Spoken word performances promote healthy sexuality

Photo by Raelyn Fines
Photo by Raelyn Fines

Slam poets and comedians promoted healthy sexuality and addressed sexual assault at a March 15 performance, “Who You Callin’ A Slut,” at The Depot hosted by Good Clear Sound and SAVES at VCU, an anti-violence group.

The comedy portion occupied the second half of the evening, in part so the event ended on a “lighter note,” said Marieka Turner, affiliated with Good Clear Sound and SAVES as president and diversity chair, respectively. She hoped the comedy would show how individuals move on and grow from difficult experiences and develop a healthy sexuality.

“Whenever I do comedy I think about how I can bring light and positivity to all of the dark things in my life like racism, sexism, homophobia, all the things that have happened in my life,” Turner said.

Jokes about dating married men and members of white supremacy groups appeared in Turner’s performance, though she assures she hasn’t actually done either of those things. She bases her jokes around real experiences with “ridiculous” twists and hopes audience members with similar experiences can relate to her performances.

Turner started performing stand-up comedy about eight months ago, but has been a poet for much longer. She said she started feeling comfortable identifying herself as a comedian a few months ago.

“[Performance] is an outlet for all the crazy stuff that happens in my life,” Turner said. “What’s different about comedy, it’s really based off the audience and making sure the audience feels comfortable.”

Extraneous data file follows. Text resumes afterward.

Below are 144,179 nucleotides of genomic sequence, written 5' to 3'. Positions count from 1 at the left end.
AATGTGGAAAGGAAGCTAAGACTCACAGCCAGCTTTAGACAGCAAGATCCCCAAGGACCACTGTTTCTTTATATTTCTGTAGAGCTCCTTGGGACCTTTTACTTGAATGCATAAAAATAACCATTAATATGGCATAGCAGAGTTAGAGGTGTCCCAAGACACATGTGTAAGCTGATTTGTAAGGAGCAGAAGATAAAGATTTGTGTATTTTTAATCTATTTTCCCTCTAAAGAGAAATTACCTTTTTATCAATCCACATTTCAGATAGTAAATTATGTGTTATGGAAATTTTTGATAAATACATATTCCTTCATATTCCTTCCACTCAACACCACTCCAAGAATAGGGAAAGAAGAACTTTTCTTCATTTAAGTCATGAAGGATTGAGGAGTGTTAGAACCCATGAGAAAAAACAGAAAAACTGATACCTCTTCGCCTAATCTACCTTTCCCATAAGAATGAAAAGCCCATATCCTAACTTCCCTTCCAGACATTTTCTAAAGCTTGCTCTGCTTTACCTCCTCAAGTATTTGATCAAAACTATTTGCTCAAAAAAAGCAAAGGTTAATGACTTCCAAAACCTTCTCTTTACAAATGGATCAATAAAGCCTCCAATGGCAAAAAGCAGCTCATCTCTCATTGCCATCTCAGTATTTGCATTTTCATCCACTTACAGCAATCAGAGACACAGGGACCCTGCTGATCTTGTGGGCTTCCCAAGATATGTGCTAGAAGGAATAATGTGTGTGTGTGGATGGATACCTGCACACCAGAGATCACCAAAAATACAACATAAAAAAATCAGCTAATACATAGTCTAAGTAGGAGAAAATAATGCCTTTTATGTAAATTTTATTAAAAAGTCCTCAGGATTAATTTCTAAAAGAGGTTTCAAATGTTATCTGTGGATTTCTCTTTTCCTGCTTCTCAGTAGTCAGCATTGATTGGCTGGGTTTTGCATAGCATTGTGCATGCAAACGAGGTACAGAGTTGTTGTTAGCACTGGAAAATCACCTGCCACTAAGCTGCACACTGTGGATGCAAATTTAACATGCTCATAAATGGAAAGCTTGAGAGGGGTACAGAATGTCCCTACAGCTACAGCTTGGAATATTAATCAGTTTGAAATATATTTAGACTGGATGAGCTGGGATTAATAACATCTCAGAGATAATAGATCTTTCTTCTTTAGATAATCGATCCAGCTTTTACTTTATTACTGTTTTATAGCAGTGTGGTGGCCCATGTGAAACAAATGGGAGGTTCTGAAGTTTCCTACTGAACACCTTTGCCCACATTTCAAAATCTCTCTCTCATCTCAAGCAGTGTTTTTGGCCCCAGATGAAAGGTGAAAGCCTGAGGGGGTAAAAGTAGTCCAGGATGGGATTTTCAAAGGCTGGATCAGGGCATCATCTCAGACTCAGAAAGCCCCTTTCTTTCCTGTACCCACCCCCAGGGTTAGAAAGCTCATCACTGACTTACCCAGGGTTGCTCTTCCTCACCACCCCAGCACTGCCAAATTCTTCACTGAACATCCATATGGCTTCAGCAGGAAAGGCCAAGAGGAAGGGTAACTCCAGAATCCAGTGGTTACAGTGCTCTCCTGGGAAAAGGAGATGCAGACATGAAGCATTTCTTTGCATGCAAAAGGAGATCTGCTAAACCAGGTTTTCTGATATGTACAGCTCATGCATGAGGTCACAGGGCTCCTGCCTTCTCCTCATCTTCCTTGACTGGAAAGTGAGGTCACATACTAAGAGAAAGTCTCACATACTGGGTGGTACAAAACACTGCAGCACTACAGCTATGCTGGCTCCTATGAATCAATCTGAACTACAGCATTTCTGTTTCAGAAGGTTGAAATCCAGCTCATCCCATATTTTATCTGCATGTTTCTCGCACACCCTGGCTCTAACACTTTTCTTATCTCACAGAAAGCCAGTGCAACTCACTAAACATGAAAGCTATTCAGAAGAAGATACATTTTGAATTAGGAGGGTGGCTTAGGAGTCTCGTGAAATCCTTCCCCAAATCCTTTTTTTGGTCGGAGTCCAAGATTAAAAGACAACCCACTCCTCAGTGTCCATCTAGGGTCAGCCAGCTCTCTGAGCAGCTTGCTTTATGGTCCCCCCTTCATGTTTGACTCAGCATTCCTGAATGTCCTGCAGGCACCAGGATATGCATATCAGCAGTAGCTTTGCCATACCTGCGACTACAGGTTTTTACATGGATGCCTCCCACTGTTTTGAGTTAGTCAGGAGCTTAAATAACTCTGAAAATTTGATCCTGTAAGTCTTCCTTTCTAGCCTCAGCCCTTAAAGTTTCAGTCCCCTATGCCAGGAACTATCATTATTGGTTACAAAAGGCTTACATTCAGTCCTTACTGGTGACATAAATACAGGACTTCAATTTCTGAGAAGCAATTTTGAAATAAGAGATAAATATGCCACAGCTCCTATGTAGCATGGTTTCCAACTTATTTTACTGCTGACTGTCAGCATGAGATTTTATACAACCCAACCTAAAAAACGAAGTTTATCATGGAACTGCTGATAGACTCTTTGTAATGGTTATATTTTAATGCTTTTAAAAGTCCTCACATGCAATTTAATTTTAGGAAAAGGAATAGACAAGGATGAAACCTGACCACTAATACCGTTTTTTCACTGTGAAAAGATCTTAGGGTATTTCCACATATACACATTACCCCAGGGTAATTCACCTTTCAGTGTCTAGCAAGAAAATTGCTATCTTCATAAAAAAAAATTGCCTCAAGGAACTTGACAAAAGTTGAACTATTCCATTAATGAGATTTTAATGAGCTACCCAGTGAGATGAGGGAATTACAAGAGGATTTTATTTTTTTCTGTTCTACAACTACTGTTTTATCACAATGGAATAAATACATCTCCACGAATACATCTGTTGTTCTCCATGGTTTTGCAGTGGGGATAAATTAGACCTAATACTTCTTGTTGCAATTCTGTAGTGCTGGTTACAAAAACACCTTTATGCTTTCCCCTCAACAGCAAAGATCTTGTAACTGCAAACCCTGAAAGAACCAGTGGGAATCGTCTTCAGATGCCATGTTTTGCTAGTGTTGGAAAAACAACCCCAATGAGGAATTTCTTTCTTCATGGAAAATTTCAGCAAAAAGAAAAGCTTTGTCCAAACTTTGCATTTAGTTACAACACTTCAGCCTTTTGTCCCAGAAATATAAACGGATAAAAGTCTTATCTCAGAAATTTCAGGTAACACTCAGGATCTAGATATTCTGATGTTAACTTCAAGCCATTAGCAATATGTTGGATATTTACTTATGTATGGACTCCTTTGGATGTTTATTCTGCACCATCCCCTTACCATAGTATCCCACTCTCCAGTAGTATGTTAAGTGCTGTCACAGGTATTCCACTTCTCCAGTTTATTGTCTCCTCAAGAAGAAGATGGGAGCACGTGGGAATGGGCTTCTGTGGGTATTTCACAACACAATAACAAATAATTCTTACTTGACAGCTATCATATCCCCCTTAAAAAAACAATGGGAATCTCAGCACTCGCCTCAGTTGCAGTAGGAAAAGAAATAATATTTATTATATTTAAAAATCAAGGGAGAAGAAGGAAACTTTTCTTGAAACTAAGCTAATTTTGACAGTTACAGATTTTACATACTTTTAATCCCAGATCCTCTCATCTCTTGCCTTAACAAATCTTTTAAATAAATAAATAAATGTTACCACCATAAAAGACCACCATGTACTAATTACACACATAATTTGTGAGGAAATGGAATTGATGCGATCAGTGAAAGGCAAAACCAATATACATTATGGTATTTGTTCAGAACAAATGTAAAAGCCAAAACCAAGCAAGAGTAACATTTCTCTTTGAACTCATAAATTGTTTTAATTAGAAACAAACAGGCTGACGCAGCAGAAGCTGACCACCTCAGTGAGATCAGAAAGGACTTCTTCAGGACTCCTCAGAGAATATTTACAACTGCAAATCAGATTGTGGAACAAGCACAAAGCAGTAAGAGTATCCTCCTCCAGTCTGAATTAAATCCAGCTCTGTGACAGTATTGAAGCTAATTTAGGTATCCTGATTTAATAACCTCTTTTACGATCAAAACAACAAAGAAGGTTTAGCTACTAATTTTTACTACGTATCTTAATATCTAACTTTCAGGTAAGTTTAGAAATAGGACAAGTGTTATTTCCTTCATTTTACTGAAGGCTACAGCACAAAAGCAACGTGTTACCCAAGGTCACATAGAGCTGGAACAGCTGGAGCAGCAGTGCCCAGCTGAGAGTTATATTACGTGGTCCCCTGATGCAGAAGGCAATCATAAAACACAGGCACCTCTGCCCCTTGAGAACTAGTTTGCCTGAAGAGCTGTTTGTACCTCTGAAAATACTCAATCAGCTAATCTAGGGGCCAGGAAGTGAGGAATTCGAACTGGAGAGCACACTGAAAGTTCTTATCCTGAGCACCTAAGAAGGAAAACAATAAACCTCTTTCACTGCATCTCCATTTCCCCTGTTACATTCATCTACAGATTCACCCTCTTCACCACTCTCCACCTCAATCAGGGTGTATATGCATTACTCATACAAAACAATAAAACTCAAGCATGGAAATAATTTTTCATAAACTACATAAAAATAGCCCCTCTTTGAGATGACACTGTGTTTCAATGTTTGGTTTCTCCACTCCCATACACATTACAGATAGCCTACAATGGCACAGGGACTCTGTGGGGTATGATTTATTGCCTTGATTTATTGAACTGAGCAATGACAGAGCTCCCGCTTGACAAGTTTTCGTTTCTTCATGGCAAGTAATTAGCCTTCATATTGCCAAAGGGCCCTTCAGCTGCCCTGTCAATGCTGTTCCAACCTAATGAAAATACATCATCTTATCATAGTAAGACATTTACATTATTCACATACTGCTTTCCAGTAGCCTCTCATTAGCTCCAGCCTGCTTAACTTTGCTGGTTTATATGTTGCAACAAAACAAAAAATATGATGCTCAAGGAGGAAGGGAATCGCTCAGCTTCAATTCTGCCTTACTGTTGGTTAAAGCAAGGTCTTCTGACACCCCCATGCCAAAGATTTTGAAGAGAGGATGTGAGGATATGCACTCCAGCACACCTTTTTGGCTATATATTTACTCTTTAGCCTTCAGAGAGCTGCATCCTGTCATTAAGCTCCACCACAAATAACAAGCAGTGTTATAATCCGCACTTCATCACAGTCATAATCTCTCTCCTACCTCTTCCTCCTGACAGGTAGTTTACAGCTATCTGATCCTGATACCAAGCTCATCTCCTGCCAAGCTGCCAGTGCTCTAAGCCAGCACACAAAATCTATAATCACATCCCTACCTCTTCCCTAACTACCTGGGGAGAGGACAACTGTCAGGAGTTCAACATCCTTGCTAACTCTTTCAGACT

It’s not common for slam poets to transition to comedy, Turner said, but the two fields are similar because slam poetry sometimes employs comedic elements.

“Poetry is definitely more cathartic, in like I want to just cry,” Turner said. “But comedy is cathartic in the sense that it’s an ‘f you’ to all the people that have hurt me and I’m going to make stories about it.”

The many facets of sexual assault — abusive relationships, victim-blaming and consent, among others — arose in the slam poetry performances. One performer presented the situation of a barista always asking a customer what she wants in her drink, despite the fact that she orders the same thing every day, as a metaphor for sexual consent. No matter how many times she requests the same thing, the barista can’t make an assumption, just as a sexual partner can’t assume consent. The end of the poem alternated between lines of a coffee order and language associated with sexual assault.

Before the performances began, a speaker asked audience members if they could define terms like “slut shaming,” or stigmatizing a woman’s sexual behaviours. This is different from last year’s event, Turner said, when audience members were encouraged to ask questions after the performances. This segment led to an instance of victim-blaming, Turner said.

“I don’t think people intentionally try to be hurtful by any means, but I think sometimes it’s the whole essence of rape culture,” Turner said. “If you’re coming to this event to learn, it’s okay to ask questions, but [make] sure you’re coming from a place of listening.”

Turner encourages attendees of events that address sexual assault to make sure they listen more than they speak and be conscious of the impact of their intentions in order to avoid causing harm.

“The whole point of the event is to not have judgement. It’s a space for these performers to reclaim space,” Turner said.

Georgia Geen Spectrum Editor 

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